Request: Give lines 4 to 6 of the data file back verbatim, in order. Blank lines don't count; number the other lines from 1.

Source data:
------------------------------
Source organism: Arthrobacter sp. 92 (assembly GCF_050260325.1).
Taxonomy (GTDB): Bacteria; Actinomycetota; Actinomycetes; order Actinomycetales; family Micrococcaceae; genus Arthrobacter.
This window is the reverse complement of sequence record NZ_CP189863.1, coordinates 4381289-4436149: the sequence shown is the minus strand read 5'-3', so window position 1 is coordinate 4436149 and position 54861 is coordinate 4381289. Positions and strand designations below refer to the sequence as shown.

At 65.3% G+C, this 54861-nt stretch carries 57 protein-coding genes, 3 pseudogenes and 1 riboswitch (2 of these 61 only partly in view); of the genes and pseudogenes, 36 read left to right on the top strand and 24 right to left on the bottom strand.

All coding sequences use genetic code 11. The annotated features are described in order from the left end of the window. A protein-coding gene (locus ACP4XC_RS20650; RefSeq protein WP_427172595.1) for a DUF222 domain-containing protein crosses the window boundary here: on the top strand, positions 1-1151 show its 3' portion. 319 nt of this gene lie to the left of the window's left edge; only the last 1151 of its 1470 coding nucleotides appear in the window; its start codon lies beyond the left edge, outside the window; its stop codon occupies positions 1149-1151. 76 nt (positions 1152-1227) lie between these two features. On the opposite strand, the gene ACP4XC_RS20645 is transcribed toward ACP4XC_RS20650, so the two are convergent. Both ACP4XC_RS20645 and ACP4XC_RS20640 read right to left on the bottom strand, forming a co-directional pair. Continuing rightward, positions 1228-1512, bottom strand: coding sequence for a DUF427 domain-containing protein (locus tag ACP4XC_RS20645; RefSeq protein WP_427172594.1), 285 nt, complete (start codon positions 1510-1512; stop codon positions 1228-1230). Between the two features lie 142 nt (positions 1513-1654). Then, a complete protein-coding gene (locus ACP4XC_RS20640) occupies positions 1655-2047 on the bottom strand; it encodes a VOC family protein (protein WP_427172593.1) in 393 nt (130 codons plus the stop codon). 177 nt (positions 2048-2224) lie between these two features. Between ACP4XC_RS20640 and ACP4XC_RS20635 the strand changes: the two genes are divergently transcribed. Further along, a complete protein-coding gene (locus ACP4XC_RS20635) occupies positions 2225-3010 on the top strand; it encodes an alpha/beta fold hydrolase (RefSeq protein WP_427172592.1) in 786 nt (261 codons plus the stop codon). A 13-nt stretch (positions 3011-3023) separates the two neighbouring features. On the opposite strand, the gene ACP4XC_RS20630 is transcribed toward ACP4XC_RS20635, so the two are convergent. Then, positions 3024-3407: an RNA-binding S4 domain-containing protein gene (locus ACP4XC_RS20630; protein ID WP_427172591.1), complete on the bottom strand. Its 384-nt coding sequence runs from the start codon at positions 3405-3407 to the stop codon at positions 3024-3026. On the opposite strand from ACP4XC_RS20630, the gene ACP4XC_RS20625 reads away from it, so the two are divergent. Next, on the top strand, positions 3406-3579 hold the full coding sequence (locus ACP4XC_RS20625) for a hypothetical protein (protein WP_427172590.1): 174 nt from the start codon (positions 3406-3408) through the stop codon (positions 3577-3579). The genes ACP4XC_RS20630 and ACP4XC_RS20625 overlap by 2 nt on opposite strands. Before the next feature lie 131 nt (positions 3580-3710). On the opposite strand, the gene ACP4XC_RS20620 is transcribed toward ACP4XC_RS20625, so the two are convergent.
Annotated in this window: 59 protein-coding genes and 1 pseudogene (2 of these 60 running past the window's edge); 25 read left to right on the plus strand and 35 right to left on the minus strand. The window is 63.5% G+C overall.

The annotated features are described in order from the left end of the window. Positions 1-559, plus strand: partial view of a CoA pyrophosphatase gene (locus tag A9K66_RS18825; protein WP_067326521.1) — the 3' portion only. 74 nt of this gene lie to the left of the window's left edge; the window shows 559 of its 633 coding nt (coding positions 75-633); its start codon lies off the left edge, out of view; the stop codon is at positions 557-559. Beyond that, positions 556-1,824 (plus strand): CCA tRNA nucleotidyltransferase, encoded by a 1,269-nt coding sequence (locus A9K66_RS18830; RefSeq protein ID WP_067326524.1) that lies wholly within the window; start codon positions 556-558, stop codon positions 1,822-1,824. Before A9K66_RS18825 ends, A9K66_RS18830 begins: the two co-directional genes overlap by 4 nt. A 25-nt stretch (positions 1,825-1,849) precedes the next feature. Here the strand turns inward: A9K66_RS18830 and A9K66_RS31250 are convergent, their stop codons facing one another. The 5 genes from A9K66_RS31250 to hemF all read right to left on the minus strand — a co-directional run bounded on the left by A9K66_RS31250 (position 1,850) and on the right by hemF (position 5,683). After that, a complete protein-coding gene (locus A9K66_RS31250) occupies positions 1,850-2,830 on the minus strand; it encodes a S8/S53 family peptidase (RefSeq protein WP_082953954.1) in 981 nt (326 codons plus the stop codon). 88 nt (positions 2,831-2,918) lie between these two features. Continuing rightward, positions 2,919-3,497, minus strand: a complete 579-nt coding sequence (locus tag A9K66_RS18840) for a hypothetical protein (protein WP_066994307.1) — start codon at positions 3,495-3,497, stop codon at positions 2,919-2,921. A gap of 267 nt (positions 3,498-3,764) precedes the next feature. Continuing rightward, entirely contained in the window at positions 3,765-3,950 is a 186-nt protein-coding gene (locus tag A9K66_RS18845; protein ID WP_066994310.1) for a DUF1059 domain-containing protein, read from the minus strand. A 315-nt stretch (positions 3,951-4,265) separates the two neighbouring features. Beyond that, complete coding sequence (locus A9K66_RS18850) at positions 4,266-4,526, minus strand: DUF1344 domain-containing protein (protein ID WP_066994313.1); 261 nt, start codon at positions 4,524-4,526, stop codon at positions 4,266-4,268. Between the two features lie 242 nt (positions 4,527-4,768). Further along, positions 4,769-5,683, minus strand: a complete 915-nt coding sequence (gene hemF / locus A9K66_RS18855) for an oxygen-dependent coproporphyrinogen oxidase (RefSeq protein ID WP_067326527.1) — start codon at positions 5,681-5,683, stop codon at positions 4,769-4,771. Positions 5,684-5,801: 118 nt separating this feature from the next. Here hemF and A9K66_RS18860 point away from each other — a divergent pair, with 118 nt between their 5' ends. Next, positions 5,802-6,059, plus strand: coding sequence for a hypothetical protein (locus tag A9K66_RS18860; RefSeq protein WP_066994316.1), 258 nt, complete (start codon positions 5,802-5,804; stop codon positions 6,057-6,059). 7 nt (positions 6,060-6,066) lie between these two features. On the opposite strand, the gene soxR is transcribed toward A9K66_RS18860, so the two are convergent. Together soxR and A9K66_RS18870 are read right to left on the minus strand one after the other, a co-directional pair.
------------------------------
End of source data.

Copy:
At 65.3% G+C, this 54861-nt stretch carries 57 protein-coding genes, 3 pseudogenes and 1 riboswitch (2 of these 61 only partly in view); of the genes and pseudogenes, 36 read left to right on the top strand and 24 right to left on the bottom strand.

All coding sequences use genetic code 11. The annotated features are described in order from the left end of the window. A protein-coding gene (locus ACP4XC_RS20650; RefSeq protein WP_427172595.1) for a DUF222 domain-containing protein crosses the window boundary here: on the top strand, positions 1-1151 show its 3' portion. 319 nt of this gene lie to the left of the window's left edge; only the last 1151 of its 1470 coding nucleotides appear in the window; its start codon lies beyond the left edge, outside the window; its stop codon occupies positions 1149-1151. 76 nt (positions 1152-1227) lie between these two features. On the opposite strand, the gene ACP4XC_RS20645 is transcribed toward ACP4XC_RS20650, so the two are convergent. Both ACP4XC_RS20645 and ACP4XC_RS20640 read right to left on the bottom strand, forming a co-directional pair. Continuing rightward, positions 1228-1512, bottom strand: coding sequence for a DUF427 domain-containing protein (locus tag ACP4XC_RS20645; RefSeq protein WP_427172594.1), 285 nt, complete (start codon positions 1510-1512; stop codon positions 1228-1230). Between the two features lie 142 nt (positions 1513-1654). Then, a complete protein-coding gene (locus ACP4XC_RS20640) occupies positions 1655-2047 on the bottom strand; it encodes a VOC family protein (protein WP_427172593.1) in 393 nt (130 codons plus the stop codon). 177 nt (positions 2048-2224) lie between these two features. Between ACP4XC_RS20640 and ACP4XC_RS20635 the strand changes: the two genes are divergently transcribed. Further along, a complete protein-coding gene (locus ACP4XC_RS20635) occupies positions 2225-3010 on the top strand; it encodes an alpha/beta fold hydrolase (RefSeq protein WP_427172592.1) in 786 nt (261 codons plus the stop codon). A 13-nt stretch (positions 3011-3023) separates the two neighbouring features. On the opposite strand, the gene ACP4XC_RS20630 is transcribed toward ACP4XC_RS20635, so the two are convergent. Then, positions 3024-3407: an RNA-binding S4 domain-containing protein gene (locus ACP4XC_RS20630; protein ID WP_427172591.1), complete on the bottom strand. Its 384-nt coding sequence runs from the start codon at positions 3405-3407 to the stop codon at positions 3024-3026. On the opposite strand from ACP4XC_RS20630, the gene ACP4XC_RS20625 reads away from it, so the two are divergent. Next, on the top strand, positions 3406-3579 hold the full coding sequence (locus ACP4XC_RS20625) for a hypothetical protein (protein WP_427172590.1): 174 nt from the start codon (positions 3406-3408) through the stop codon (positions 3577-3579). The genes ACP4XC_RS20630 and ACP4XC_RS20625 overlap by 2 nt on opposite strands. Before the next feature lie 131 nt (positions 3580-3710). On the opposite strand, the gene ACP4XC_RS20620 is transcribed toward ACP4XC_RS20625, so the two are convergent.
Annotated in this window: 59 protein-coding genes and 1 pseudogene (2 of these 60 running past the window's edge); 25 read left to right on the plus strand and 35 right to left on the minus strand. The window is 63.5% G+C overall.